Need a new SIM card to take advantage of 3G - too hard to get from Etisalat with a company SIM card
Loading applications other than the "Walkman" is not snappy - very true and was the final nail in the coffin
Need to find a case to protect the large screen - I never did and it has now seen better days

In summary after using this for a good few months - it turns out that the battery life is poor, the phone is slow (application launching, email, contact search), I kept losing the stylus and once you get used to having a camera on a phone it is hard to go without again.

New overall rating for the W950i - 6/10. Could use a faster internal processor, built in camera and a decent keyboard.

Having decided that W950i was now resigned to the phone graveyard I was still convinced that I wanted a Sony Ericsson. The user interface for me is very natural. The choice was straightforward - the svelte and slim Sony Ercisson W880i. After forcing my way through to the to the front of the busy display counters the I left empty handed as it was hard to get one with an English only keyboard. This led to a two hour hunt around Ibn Battuta and eventually I located one in my desired silver finish. Here is a short review of the phone:


A true object of desire
Slim and Light
Great Battery life
No Joystick
Excellent crisp/bright screen
Snappy in use
Raised keys makes SMS'ing easy
Email application is quick
Camera does well for 2mp
Track ID - a small music recognition application works brilliantly

No flash for camera

Overall an excellent phone - I am giving this 10/10 until I get an iPhone...

Wednesday, May 09, 2007

Radio Re-Run

Yesterday I made my second ever appearance on radio. My first was quite an intense interview on Eye on Dubai's breakfast show - yesterday's was a much more relaxed feature on blogging again on Eye on Dubai. It was a fun if chaotic hour with a panel of two hosts and six guests.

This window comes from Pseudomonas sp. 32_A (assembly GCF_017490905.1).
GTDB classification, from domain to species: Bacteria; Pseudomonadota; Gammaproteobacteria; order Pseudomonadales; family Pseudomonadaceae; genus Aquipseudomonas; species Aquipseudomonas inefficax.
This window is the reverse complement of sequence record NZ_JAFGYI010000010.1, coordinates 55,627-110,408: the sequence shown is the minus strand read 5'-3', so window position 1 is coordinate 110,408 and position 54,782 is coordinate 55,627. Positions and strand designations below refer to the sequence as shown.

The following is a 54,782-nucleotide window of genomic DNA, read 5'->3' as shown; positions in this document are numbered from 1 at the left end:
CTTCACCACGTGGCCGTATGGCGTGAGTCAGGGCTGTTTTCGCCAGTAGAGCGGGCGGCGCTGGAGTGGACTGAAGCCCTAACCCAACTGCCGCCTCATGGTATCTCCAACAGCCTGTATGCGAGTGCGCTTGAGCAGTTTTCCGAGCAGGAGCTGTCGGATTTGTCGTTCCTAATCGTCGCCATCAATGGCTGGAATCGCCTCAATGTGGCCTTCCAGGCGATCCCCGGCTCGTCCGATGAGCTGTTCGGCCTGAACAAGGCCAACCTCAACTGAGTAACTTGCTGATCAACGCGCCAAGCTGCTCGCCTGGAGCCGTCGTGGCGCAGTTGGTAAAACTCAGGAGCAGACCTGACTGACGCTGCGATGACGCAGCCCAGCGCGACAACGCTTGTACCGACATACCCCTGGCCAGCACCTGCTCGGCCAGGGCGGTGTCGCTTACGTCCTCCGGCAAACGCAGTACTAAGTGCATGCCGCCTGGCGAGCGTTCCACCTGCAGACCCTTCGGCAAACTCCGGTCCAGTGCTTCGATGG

I posted a heads up to the UAE Community Blog about this here - I want to thank everyone who made kind comments about me on the show. Hopefully I will be able to get an mp3 recording of it I can keep for posterity.

Midtown Mirdiff

I was invited to what turned out to be a very fun pool party in an area of Dubai called Mirdiff. I had never visited this particular area before as it is quite a drive from my current location of Dubai Marina. In the office we often joke that if the Emirates flight has to park off a stand away from the terminal, it feels like we are taxiing all the way to Mirdiff.

On the drive out I spotted a Landcruiser stuck in a rather precarious position. I had heard that Landcruisers had excellent entry and departure angles however the central barrier was a little too much this time:

Mirdiff was a nice surprise. A villa community providing comfortable and well priced housing - with an excellent shopping centre and the promise of a huge shopping mall "The Mall of Arabia" coming in a few years. The variety of housing was also a good change from the carbon copy villa communities such as the Springs. It was interesting to see a very nice villa complete with its own collection of livestock:

Seeing this in deepest Dubai suburbia, reminded me of an old seventies British Sitcom called "The Good Life" The premise of the show being:

"A middle-class suburban couple, Tom and Barbara Good, decide to go back to the land and turn their Surbiton home into a self-sufficient farm-cum-allotment, growing their own food, keeping animals and making their own tools and equipment."

Seems to me that Mirdiff is the "Good Life" or Surbiton of Dubai - odd that I used to live in Surbiton a few years ago.

Monday, May 07, 2007

A Lovely Pair

Spotting super cars is a fun past time in Dubai. Below are a lovely pair of Lamborghini's I saw parked outside the MMI on the Sheikh Zayed Road. The red one being the first V12 Murciélago I have seen in the metal, and the blue one a great example of the V10 Gallardo. I can't imagine there is much storage space in either of these fine vehicles for the couple of crates of liquid refreshment I was busy buying at the time.